Animal Disease Traceability System - ADT
On August 9, 2011, the U.S. Department of Agriculture, Animal and Plant Health Inspection Service (USDA-APHIS) issued a proposed rule on Animal Disease Traceability (ADT) to establish general regulations for improving the traceability of U.S. livestock moving interstate.
ADT – knowing where diseased and at-risk animals are, where they've been, and when – is very important to ensure a rapid response when animal disease events take place. An efficient and accurate ADT system helps reduce the number of animals involved in an investigation, reduces the time needed to respond, and decreases the cost to producers and the government.
USDA-APHIS is proposing to establish minimum national official identification and documentation requirements for the traceability of livestock moving interstate. Under this proposed rule, unless specifically exempted, livestock covered by this rulemaking moved interstate must be officially identified and accompanied by an interstate certificate of veterinary inspection (ICVI) or other documentation. The ICVI, or health certificate, identifies the animal's sender, receiver and official identification number. This information is then sent to the sending and receiving states, where the information is kept secure and confidential.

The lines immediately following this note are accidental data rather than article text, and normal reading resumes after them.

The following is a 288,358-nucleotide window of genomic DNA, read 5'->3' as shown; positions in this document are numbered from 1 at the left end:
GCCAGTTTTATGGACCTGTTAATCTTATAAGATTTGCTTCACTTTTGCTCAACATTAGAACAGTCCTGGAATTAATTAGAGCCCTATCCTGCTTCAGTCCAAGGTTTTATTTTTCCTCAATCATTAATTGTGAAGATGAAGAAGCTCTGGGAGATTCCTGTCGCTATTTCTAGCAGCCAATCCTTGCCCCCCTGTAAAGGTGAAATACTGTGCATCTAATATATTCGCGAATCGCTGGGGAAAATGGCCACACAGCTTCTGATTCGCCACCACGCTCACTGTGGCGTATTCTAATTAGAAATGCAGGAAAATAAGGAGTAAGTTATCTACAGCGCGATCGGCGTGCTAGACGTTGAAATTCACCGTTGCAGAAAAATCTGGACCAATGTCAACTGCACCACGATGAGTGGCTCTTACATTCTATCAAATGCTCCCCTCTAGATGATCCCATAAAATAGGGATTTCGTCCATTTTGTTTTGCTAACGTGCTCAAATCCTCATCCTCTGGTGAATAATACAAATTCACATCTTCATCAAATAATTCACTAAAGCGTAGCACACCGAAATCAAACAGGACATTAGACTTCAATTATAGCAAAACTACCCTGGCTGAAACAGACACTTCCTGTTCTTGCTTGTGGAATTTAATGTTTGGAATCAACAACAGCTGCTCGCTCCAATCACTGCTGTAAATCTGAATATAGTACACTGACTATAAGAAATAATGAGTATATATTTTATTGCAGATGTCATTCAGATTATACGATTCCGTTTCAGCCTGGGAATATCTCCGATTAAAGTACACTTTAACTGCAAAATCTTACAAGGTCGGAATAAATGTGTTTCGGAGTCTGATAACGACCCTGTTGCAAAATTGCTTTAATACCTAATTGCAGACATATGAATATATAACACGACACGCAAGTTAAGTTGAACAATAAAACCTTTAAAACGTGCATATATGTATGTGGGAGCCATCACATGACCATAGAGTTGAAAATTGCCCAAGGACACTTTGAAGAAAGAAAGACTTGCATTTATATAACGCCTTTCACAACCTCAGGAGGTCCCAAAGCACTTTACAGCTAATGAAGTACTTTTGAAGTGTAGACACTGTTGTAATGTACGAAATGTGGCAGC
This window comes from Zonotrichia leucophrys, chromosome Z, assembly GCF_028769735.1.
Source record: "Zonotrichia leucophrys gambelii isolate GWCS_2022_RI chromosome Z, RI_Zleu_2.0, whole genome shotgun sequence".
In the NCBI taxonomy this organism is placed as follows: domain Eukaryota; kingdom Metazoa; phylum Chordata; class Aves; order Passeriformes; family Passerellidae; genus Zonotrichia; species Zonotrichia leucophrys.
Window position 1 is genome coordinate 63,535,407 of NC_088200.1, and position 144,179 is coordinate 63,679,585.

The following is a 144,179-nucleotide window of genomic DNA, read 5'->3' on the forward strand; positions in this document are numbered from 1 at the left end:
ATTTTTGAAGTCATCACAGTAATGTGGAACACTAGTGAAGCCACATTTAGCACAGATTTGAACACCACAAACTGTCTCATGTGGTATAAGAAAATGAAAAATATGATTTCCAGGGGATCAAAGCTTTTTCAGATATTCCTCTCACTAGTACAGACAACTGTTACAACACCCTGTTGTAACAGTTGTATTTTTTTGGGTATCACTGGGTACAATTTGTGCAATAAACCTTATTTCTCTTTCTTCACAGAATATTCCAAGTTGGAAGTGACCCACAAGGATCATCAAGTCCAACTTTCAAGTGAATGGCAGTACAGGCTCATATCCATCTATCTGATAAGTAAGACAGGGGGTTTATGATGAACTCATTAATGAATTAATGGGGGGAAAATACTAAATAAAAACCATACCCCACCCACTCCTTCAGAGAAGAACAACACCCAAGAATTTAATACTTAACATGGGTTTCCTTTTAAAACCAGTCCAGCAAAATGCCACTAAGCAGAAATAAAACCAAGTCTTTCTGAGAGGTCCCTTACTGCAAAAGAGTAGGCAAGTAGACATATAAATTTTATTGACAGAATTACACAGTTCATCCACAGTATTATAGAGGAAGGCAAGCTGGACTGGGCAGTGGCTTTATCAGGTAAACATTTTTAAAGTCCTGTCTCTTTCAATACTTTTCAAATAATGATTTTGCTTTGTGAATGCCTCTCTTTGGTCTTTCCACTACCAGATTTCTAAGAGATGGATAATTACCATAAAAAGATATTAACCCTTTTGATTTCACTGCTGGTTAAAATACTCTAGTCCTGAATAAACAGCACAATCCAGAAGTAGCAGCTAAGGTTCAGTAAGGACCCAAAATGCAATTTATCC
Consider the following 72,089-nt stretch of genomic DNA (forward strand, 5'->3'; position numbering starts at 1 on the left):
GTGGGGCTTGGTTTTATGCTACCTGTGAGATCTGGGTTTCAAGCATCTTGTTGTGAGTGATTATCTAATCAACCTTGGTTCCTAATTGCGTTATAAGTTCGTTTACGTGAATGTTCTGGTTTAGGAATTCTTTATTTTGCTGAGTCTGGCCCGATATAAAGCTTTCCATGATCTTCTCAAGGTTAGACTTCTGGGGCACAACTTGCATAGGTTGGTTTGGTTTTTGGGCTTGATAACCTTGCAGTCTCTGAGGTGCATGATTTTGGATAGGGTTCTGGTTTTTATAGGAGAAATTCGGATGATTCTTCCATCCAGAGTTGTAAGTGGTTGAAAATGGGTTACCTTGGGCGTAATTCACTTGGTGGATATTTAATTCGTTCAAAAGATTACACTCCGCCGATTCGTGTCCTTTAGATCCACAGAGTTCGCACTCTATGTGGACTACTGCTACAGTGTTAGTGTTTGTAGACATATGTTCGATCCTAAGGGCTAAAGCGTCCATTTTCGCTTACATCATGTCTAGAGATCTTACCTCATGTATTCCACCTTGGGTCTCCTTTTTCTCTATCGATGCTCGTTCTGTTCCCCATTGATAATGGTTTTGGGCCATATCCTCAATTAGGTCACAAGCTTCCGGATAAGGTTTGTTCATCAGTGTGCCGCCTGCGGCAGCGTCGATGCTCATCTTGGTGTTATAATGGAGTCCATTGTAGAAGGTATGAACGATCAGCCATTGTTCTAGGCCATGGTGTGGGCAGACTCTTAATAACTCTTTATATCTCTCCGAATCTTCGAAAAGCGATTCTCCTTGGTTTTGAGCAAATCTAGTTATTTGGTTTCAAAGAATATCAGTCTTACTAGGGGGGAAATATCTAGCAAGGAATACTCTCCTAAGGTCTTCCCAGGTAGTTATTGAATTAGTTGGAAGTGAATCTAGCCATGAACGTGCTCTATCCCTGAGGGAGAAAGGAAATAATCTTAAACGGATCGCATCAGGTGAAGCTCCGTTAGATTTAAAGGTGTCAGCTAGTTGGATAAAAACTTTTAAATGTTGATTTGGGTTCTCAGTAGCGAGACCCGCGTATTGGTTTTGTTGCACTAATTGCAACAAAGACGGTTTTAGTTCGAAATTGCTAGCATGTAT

"Our proposal strives to meet the diverse needs of the animal agriculture industry and our state and tribal partners, while also helping us all reach our goal of increased animal disease traceability," said U.S. chief veterinary officer, Dr. John Clifford. "We believe reaching our goals on traceability will help save the industry and American taxpayer's money in the long term."
This interstate disease traceability system will be implemented transparently through federal regulations and the full rulemaking process. USDA-APHIS will be accepting comments on the proposed rule until December 9, 2011.
In anticipation of the USDA-APHIS ADT proposal, KDA's Division of Animal Health developed an ADT work group, comprised of Kansas livestock and agribusiness organizations with a vested interest in ADT and its implications for Kansas. Goals of the Kansas ADT work group include providing information about ADT to disseminate to livestock producers and agribusiness in Kansas, and developing a state-wide plan for the future of ADT in Kansas.
For more information about ADT visit USDA-APHIS, Animal Disease Traceability.
For more information about KDA's Division of Animal Health, visit Animal Health website or call (785) 296-2326.
Full text of the USDA-APHIS proposed rule published in the Federal Register.